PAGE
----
PENNANT PULSE 2008
Every day until the end of the regular season, an ESPN.com writer will write about a hot topic related to the pennant races.
• Sept. 28: Rogers: White Sox turn to Buehrle
• Sept. 27: Nelson: Mets on the brink
• Sept. 26: Crasnick: Wet, wild final weekend
• Sept. 25: Neyer: Twins in position in AL Central
• Sept. 24: Crasnick: Spoilers await contenders
• Sept. 23: Keri: Don't count out Diamondbacks
• Sept. 22: Stark: Good (and bad) relief in NL East
• Sept. 21: Shea: Cubs, Rays make it official
• Sept. 20: Nelson: It's Rays' day
• Sept. 19: Crasnick: Phils' time of year
• Sept. 18: Neyer: Three teams, two spots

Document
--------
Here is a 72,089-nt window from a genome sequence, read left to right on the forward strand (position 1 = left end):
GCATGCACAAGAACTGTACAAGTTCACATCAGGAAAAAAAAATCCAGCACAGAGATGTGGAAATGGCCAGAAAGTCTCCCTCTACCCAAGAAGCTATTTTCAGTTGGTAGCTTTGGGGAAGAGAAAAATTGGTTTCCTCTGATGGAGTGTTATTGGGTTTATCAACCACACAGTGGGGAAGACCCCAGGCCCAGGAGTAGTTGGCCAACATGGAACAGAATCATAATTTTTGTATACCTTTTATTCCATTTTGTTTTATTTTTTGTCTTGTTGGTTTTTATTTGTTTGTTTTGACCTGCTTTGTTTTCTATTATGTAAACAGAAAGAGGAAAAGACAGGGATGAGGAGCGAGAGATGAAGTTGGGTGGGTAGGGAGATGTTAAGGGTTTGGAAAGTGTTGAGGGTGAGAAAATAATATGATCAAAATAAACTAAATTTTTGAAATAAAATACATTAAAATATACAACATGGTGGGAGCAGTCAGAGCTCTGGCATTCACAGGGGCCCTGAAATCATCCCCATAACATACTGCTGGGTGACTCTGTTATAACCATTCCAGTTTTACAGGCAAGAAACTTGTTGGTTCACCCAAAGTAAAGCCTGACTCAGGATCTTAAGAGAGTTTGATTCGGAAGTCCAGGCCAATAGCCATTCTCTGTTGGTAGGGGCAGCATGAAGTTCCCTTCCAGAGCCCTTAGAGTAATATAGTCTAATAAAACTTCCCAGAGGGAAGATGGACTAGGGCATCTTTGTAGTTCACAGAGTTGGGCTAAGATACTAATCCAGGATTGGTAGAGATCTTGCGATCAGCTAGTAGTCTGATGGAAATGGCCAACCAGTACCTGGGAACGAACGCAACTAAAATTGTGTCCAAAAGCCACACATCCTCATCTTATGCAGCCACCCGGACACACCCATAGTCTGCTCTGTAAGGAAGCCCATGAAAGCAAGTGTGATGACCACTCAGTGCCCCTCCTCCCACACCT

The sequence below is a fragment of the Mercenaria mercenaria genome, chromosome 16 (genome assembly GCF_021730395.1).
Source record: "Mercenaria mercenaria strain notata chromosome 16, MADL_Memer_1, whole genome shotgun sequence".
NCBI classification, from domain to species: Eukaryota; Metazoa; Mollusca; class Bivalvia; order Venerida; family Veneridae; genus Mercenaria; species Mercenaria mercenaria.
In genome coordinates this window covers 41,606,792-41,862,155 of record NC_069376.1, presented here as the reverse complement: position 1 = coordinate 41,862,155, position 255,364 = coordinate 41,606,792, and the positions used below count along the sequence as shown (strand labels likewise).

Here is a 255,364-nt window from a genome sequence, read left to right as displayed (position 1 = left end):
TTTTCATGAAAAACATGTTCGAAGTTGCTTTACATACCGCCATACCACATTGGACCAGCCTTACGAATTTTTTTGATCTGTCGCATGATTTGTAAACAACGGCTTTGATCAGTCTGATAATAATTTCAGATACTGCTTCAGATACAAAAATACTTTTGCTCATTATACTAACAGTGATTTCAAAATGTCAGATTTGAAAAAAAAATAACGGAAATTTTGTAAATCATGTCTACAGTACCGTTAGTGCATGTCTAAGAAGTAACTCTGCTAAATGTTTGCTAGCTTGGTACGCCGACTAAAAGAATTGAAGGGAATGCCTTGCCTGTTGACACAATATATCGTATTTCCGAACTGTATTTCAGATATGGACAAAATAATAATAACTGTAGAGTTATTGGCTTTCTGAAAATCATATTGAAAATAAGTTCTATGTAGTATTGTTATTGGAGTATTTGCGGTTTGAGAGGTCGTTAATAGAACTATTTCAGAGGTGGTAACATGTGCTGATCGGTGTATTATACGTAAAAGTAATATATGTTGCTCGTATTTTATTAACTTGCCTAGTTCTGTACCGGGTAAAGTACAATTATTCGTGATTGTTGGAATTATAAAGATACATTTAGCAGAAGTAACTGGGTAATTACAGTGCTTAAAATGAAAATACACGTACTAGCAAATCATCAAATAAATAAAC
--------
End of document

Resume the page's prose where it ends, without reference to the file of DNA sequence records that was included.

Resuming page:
• Sept. 17: Keri: Twins slipping up at wrong time
• Sept. 16: Klapisch: Mets repeating '07
• Sept. 15: Crasnick: Rays great at home
• Sept. 14: Stone: Watch Angels' bullpen
• Sept. 13: Nelson: Let's play two!
• Sept. 12: Stark: Brewers going flat
• Sept. 11: Klapisch: Astros hand ball to Oswalt
• Sept. 10: Rogers: Not '69 again for Cubs
• Sept. 9: Neyer: No sure thing from NL closers
• Sept. 8: Keri: Red Sox charging to top